As a kid growing up in the 70’s and 80’s, I quickly grasped the concept of a good short. Whether it was a tiny piece before the movie started at my local cinema or a Looney Tunes cartoon on my 13-inch television, I saw how hard it was to capture the audience in the span of such a small frame of time. However, when those directors are able to capture that lightening in a bottle, it can produce some amazing results. Today, we are taking a look at Genius Party and Genius Party Beyond and see if a few of these fantastic directors can create a memorable slice of anime.
Genius Party and Genius Party Beyond are two collections of shorts released in 2007 and 2008 respectively. It is twelve pieces by twelve different directors with different animation styles. In the following bylines, I’ll try to piece together what each of these takes are about and then have some broad comments after.
Genius Party (directed by Atsuko Fukushima) – This is more of an intro than anything else. A bird-like creature is walking in the desert and finds a bunch of egg-like stones. The creature sucks the energy of the egg and can suddenly fly. He then finds another egg and another and another. All in time to some groovy music. No rating from me on this one, but it gets me excited for what’s to come.
Shanghai Dragon (directed by Shoji Kawamori) – Gonglong, a special needs child, is drawing while other kids are playing and cutting up. A blast hits the ground and leaves behind a strange pulsating dagger. Gonglong picks it up and soon realizes that it brings his drawings to life. Then he is suddenly thrust into intergalactic warfare. Pretty good, but unfortunately the hero isn’t very likable, and that snot is downright annoying. 3/5
Deathtic 4 (directed by Shinji Kimura) – A boy lies in a bed moaning and breathing while a creature prepares for his next meal. Oh, wait, it’s just mom telling the young boy that breakfast is ready (worms, yum!). The sky is strange when the boy walks outside, and soon he finds a live Uzu Uzu, or frog. The problem is that the boy lives in a zombie world, and this sort of thing is forbidden. He has to enlist the help of three friends to try to escape the zombie police. Good stuff, lots of fun animation, and the opening is awesome. 3.5/5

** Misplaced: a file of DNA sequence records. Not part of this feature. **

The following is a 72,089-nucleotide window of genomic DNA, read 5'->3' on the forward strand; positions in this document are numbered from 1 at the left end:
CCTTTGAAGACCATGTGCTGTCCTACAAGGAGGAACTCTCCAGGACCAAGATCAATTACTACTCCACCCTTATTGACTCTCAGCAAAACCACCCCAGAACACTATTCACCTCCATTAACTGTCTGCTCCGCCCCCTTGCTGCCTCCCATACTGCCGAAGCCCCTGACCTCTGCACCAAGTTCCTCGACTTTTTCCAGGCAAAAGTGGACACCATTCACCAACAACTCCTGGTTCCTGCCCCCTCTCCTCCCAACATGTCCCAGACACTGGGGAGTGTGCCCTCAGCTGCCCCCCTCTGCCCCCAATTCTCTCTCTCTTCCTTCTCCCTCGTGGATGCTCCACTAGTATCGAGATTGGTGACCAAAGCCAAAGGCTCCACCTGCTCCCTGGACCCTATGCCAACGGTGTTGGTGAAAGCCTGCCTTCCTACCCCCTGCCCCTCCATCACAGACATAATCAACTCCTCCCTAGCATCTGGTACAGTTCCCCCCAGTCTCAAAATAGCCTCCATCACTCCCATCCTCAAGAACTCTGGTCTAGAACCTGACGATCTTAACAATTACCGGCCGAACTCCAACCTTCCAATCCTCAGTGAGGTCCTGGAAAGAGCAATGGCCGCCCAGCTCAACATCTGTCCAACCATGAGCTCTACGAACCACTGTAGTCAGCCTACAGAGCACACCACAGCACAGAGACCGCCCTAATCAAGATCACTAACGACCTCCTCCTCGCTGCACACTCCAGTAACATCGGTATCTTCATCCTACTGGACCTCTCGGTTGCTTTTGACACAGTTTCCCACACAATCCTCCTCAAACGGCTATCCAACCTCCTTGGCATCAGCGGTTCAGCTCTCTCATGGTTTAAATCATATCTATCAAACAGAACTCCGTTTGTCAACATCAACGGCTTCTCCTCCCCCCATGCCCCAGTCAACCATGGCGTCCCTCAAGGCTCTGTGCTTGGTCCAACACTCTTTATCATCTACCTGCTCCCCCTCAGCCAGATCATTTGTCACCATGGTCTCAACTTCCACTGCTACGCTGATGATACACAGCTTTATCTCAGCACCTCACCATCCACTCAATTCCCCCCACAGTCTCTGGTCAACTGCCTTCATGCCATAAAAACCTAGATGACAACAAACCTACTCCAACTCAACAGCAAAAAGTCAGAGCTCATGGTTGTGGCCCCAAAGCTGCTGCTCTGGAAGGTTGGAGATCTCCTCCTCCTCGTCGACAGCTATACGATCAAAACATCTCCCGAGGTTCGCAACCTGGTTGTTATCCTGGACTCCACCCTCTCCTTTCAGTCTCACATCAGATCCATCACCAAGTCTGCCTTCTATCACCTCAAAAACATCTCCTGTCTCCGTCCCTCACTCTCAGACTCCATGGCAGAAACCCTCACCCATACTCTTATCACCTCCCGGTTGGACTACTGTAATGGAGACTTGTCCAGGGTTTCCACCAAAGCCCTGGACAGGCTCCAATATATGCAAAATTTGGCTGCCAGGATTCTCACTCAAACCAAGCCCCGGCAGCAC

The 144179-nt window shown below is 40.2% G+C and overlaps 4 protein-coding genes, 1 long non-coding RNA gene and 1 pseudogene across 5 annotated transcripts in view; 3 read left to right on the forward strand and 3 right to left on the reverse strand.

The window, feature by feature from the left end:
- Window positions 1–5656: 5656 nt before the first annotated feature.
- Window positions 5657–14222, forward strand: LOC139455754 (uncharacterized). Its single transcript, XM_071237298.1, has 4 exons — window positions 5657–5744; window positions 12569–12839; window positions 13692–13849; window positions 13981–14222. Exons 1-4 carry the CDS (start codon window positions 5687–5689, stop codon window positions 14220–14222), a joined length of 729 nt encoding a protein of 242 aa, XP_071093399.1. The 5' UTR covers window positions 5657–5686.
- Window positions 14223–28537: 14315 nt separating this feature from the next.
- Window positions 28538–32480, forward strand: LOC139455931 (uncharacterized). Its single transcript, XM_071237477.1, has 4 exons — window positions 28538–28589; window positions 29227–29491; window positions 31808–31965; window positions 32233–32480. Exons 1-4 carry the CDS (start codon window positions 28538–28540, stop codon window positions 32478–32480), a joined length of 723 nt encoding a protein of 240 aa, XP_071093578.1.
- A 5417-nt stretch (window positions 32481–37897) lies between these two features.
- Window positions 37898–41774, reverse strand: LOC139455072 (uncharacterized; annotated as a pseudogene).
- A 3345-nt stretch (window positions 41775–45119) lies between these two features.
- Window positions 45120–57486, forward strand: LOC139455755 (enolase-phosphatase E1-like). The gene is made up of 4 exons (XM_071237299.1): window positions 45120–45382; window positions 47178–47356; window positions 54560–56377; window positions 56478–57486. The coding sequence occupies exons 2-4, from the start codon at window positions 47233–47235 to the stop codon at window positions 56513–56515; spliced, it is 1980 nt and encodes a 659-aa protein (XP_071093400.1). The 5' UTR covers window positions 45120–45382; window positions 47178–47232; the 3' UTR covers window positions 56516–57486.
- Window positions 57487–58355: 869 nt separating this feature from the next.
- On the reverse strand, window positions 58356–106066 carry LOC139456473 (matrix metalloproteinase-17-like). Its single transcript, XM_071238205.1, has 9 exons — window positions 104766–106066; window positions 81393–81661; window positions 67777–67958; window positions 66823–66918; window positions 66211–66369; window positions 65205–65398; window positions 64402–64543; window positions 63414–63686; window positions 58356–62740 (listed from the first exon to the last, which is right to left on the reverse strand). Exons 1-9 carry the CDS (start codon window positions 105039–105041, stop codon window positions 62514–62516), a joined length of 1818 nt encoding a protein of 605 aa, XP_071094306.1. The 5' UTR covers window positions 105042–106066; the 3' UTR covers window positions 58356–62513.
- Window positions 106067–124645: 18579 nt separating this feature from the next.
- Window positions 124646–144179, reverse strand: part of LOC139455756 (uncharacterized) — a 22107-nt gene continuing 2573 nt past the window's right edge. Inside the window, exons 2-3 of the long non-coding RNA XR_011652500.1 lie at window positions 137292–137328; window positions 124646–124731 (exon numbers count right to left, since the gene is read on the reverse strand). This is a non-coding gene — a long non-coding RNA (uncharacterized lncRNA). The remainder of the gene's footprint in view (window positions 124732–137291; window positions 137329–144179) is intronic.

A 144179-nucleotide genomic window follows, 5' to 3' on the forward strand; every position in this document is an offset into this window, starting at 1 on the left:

Doorbell (directed by Yoji Fukuyama) – It is another busy day. People are waiting for the bridge to clear so they can walk across. A small girl watches a young man from across the way. Suddenly the young man splits into two exact copies before her very eyes. The boy keeps walking but soon he realizes what has happened to him. The problem is that it’s more than one copy, and he has to keep these duplicates from ruining his life. This to me is not effective at all. It is boring, drawn out, and didn’t really have a great conclusion. Avoid. 1/5
Limit Cycle (directed by Hideki Futamura) – What the heck am I watching? Apparently it’s an employee of some sort who is caught up in the rut of every day life. So therefore, he makes a 15-20 minute monologue about his view of the world. It is heavy on religion and way out there on existentialism. A little bit on sex, too, so this one is not for minors. Basically once it ends, you realize these are minutes you will never get back. If I could give it a zero, I would. 1/5
Happy Machine (directed by Masaaki Yuasa) – A baby is staring at a mobile and realizes life is good as he sits in her arms. However, when his mother leaves and he runs after her, he comes to the thought that the outside world is a scary place indeed and that his nursery might be a fabrication. I get what it’s aiming at, but this is only marginally better than the previous two. 1.5/5
Baby Blue (directed by Shinichiro Watanabe) – A kid draws on his desk and plays piano in the music room. He then goes outside and asks a long-time female friend if she wants to cut class. She agrees, and they decide to go to Shonan Beach. However, once the boy reveals his secret, the trip takes on a quite different meaning. The best short in this entire disc. Beautiful, bittersweet, and capable of stirring a lot of emotion, especially from this writer. Almost makes me forgive the previous three shorts, but not surprising from the creator of Cowboy Bebop. 5/5
Genius Party Beyond
Gala (directed by Mahiro Maeda) – A massive object hits the village, and there is destruction everywhere. At the same time, a boy wakes up from his sleep. He runs to see the meteor, and as the village people start to pound on the object, he soon realizes that he is linked to whatever this thing he is. He must make sure that it reaches its full potential. Nicely done. I like reveal at the end, as it were. A little heavy on the music, but it’s a lot of fun. 4/5